The difficulty, as always, is in recognizing there can be a difference between the meaning in what someone says and how we understand it. Whether or not the “you are a soul” quote is Lewis’, and whether or not it truly is a reference to the theological concept of the body as the incarnation of the soul, it’s not fair to assume it has any foundation in gnostic or dualistic ideas and conveys a “spiritoid” mentality, but that it might only be considered an attempt to prevent too much leaning in the opposite direction – that is, the idea that being human is completely dependent on having a physical body, something equally problematic for any idea of resurrection, Christ’s or our own, as well as problematic for other Christian theological ideas.

Lex Keating
Guest

You know, there once was a theologian who loved music. He began composing lyrics that communicated faith, and became a well-known figure in different denominations. In due course, a young woman wrote to thank him for the impact he was having on her faith and her church. They began a correspondence, which led to a deep meeting of the minds. They confessed their mutual interest in a permanent union, and met for the first time well after they were engaged. The lady took one look at the man, and withdrew her pledge for matrimony, saying she could not believe God would be so cruel as to put a great soul in such a wasted vessel. The hymn writer was Isaac Watts. Neither of them were spec fic readers.
 
The notion of the body as a vessel for the soul is not a new one. (II Cor 4:7, for example, would indicate that the concept was around in Paul’s time.) It would not be unreasonable to argue that this concept is welcome in both Christian and pagan camps, making it a much more approachable subject for writers on either side of the fence to lure unsuspecting foes–er, converts. In real life, I’ve known a fair number of people who reject God specifically because a soul-to-physical-container match is incomprehensible to them (a sister with cerebral palsy, a wife with aggressive cancer, etc.). Blowing off this argument would also seem to spit in the eye of those who find peace in the concept of a new or “whole” body once they enter heaven.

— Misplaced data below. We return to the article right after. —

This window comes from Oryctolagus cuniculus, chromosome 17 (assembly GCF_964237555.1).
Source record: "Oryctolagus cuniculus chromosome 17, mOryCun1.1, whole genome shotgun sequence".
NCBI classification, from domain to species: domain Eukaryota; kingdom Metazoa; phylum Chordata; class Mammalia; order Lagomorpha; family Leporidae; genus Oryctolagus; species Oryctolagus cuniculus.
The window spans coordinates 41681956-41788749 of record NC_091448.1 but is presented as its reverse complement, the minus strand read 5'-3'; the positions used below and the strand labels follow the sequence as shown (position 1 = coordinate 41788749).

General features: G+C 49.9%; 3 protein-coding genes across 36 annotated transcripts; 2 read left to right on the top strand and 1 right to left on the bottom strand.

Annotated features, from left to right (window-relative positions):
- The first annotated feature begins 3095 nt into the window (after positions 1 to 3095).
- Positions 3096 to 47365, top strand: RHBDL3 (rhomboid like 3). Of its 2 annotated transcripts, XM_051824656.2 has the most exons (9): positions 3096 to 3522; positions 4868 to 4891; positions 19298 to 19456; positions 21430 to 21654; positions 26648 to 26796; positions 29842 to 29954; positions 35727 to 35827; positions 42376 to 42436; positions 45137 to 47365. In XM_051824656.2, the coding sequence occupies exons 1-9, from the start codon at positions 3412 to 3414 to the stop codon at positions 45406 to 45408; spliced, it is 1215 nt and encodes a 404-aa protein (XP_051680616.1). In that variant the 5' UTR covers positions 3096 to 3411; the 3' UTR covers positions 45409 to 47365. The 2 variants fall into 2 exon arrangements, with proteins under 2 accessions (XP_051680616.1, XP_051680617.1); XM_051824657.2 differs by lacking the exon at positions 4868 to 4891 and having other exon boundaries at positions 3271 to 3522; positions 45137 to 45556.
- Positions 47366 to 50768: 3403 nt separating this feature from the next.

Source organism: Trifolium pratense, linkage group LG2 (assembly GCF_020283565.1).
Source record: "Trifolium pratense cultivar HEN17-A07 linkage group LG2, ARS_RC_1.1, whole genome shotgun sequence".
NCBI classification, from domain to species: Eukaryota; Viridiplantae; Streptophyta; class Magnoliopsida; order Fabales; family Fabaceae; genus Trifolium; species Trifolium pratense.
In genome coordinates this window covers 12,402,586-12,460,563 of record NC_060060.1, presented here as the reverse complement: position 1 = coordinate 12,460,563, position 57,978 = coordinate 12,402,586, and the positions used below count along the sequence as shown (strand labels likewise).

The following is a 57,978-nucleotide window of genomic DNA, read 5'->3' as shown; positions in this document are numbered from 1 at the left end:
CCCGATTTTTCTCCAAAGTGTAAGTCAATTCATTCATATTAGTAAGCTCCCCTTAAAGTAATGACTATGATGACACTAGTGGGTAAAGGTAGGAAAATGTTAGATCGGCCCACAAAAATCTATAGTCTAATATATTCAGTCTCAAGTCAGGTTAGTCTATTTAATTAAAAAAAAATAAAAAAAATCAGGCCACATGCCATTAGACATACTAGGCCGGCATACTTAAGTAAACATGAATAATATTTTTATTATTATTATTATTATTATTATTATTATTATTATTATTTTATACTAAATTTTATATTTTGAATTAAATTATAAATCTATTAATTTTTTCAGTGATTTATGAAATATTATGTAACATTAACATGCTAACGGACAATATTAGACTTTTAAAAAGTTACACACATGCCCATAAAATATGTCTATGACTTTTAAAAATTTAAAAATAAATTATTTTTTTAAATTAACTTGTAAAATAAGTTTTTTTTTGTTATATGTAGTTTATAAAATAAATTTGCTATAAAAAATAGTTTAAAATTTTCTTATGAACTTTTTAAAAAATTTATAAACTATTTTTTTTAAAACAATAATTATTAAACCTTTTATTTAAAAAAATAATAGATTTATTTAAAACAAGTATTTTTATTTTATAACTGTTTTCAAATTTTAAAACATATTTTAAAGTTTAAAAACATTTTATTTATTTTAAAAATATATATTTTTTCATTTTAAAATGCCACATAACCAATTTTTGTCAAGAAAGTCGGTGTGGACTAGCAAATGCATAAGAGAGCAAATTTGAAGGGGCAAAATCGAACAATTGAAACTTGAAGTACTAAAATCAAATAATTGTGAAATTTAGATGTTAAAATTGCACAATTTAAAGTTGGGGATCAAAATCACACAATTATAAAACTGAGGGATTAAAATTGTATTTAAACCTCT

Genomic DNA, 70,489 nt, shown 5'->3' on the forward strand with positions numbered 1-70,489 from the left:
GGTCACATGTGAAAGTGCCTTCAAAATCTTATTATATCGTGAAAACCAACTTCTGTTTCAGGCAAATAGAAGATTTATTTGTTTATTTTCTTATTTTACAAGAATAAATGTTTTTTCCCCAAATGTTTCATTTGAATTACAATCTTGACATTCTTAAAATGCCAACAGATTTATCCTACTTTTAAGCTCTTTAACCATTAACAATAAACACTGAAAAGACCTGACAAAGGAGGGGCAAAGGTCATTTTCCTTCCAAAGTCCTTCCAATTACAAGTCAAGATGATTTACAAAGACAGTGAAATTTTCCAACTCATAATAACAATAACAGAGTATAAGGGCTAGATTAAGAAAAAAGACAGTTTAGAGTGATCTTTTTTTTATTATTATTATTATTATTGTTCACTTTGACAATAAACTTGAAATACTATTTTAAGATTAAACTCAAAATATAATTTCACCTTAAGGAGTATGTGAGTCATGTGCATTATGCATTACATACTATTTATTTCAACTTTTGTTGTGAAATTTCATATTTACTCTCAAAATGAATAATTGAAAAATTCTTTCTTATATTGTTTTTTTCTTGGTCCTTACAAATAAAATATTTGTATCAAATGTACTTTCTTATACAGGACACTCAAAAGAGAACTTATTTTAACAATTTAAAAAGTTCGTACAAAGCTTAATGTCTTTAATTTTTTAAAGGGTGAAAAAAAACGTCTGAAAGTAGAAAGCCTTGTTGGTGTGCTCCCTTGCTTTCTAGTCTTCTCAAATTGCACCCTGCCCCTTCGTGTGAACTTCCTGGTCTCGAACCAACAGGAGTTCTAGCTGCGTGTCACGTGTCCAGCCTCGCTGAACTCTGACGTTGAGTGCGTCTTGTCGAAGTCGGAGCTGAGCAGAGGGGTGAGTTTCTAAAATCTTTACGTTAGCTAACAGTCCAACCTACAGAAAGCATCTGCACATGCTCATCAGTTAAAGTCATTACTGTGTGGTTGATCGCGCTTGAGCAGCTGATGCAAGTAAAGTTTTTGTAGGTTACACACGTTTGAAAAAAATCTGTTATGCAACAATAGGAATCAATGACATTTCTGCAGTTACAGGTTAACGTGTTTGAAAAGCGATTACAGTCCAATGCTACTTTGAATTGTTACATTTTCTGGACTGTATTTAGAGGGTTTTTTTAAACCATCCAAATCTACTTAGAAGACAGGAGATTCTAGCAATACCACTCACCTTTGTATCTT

Maybe you’re doing that with this post, maybe you’re not.
 
But to suggest that a novelist intent on communicating Christ would be better served with deeper descriptive passages than a comprehensive theology? I sure hope that’s not what you meant.
 
Does the inclusion of a “spiritoid” prove that a writer fully grasps his faith? Of course not. It shows that the writer recognizes the innate and difficult to shake belief in the immortality of the soul. It can be used as a shortcut, to keep from having to resolve or expose some tricksy theological issues. If the soul lives on after a physical death, logically the soul must go somewhere, be housed in some other vessel. Exploring these avenues is a valid function of fiction, as you mentioned.
 
I’ve come across a lot of writers, especially in the spec fic subcategory, who write vivid and beautiful narratives. They’ve imagined a whole world, and made it as realistic and gripping on the page as possible. Which is quite good. Why aren’t they published? Partly because they have ragged, gaping tears in their theology. And rather than address these gaps (either by assessing what it is they do believe or by facing down the spiritual strongholds represented by these holes), these authors attack “the market” or putter over improving their craft. Neither response heals those tears, which seem to dig deeper into the writers’ wounds.
 
Don’t get me wrong. Writing craft is important. Be a good writer, by all means. But a significant factor in becoming a good writer is knowing what you mean to say and communicating that clearly. Not to skip over the hard parts of theology, or to get mystical when the going gets rough. So many would-be writers focus on fiction, because that’s what we want to write. But to graduate from wannabes, we should be able to articulate our point. Non-fiction, or essays, won’t get you published, generally, but writing them will force you to consider your point from an outsiders point-of-view and hone that point into a finely crafted instrument. Instead of a clumsy swing at empty air. Writing the story of your heart, I firmly believe, is not merely a matter of saying what you want to say. It’s also stating a truth that someone needs to hear.
 
Say it well enough to be heard.

D. M. Dutcher
Member

I don’t think it’s entirely spiritoid. I do believe in a physical resurrection as you said, but most Christians believe that before that, the soul survives death until then and is present with the Lord. The glorified body at the end will be changed too, with no marriage, so it’s not entirely a one-to-one comparison. You could also speculate on this some more; with eternal physical bodies, eating is for one example is going to change. 

The spiritual warfare and end-times stuff is a theological minefield to me. I’m wary of it because those two subjects have some serious potential for abuse. Casting demons of overeating or rebellion out of people, or too specific prophecies of the end creating sects that hold dangerous ideas are two examples of abuse. While I’d probably be okay with using visual ideas from it, making detailed theological statements over them worry me more than say speculating on whether or not an uplifted dog would have a soul and come to worship Christ. 

Galadriel
Guest

One of the books that come to my mind is the bit in The Great Divorce where Lewis says (paraphrased) that the Bright People’s clothing–crowns and robes and such–was every bit as much a feature as eyebrows and hands…quite a contrast to the idea of  a non-physical afterlife.